Sustainability Grant payments.”
There’s no break up of the $146 million between millers or growers, or
any information on just who will benefit. Will any of the mills
close up or merge? Highly unlikely given the regional nature of the
industry and the fact that the only rationalisers, CSR and the
Belgium-controlled Finasucre would find it hard for either ACCC reasons
or Queensland political parochialism.
Around 94 per cent of Australia’s sugar is grown and milled in
Queensland so the overwhelming bulk of the $444 million will be paid
there. These are the millers operating in the Queensland Industry
according to the website of the State’s millers’ association:
Bundaberg Sugar Ltd
Isis Central Mill Company Ltd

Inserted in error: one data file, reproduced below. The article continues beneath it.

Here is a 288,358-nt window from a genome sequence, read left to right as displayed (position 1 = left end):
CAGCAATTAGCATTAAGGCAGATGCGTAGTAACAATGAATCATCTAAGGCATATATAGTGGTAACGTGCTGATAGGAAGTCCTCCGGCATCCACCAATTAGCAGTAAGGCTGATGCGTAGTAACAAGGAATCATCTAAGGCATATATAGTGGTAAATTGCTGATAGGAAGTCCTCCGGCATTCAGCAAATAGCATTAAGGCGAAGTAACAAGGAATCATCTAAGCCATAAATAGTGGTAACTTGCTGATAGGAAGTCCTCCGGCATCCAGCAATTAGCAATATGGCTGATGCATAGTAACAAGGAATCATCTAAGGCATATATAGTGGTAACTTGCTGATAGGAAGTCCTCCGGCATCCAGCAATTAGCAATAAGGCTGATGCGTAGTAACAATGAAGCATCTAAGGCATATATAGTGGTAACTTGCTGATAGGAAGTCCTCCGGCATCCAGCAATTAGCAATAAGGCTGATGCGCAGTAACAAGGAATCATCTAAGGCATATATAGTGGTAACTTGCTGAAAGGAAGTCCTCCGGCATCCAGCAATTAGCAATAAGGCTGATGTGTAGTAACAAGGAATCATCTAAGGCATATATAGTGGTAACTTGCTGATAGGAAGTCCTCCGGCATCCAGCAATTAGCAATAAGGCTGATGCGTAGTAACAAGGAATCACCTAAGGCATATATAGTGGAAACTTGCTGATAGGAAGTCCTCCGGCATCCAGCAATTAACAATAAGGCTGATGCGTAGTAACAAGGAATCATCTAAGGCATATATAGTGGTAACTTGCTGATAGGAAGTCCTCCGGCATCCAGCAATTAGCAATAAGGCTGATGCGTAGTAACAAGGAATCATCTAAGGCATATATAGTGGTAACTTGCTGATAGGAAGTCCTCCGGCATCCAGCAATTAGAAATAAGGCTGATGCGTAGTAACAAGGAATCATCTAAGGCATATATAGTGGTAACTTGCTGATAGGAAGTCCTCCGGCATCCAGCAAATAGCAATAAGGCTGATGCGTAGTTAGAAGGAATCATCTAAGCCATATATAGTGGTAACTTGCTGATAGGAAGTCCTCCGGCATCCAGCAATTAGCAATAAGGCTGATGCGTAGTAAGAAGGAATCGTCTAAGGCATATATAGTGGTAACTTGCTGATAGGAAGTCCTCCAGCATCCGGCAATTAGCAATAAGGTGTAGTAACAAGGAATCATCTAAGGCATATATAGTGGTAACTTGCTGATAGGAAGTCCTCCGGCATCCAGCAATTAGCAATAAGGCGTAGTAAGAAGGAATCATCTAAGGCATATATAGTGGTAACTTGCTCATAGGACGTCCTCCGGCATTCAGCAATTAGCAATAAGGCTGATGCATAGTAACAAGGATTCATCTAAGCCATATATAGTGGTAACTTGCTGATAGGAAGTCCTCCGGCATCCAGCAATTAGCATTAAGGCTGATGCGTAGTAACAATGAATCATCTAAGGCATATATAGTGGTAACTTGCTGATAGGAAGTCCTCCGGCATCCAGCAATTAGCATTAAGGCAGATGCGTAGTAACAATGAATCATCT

Mackay Sugar Cooperative Association Ltd
Proserpine Co-operative Sugar Milling Association Ltd
Mossman Central Mill Company Ltd
The Maryborough Sugar Factory Ltd
The Mulgrave Central Mill Company Ltd
Tully Sugar Ltd
W.H. Heck & Sons Pty Ltd
Then there is the Hanwood co-operative on the NSW North Coast, milling
the NSW crop.
The grants do not apply to the refining side, on
the basis of the documents seen so far. In Queensland the grants will be distributed through Qld Sugar Ltd
under guidelines from Canberra. Qld Sugar will in turn make payments to
operating mills based on average production in the last three years.
These mills will then distribute these funds to their growers, based on
the division of funds between growers and mills over the previous three
A similar arrangement will be made in the smaller states of Western Australia and NSW.
Complex yes, but before getting to the big guys, a point about some of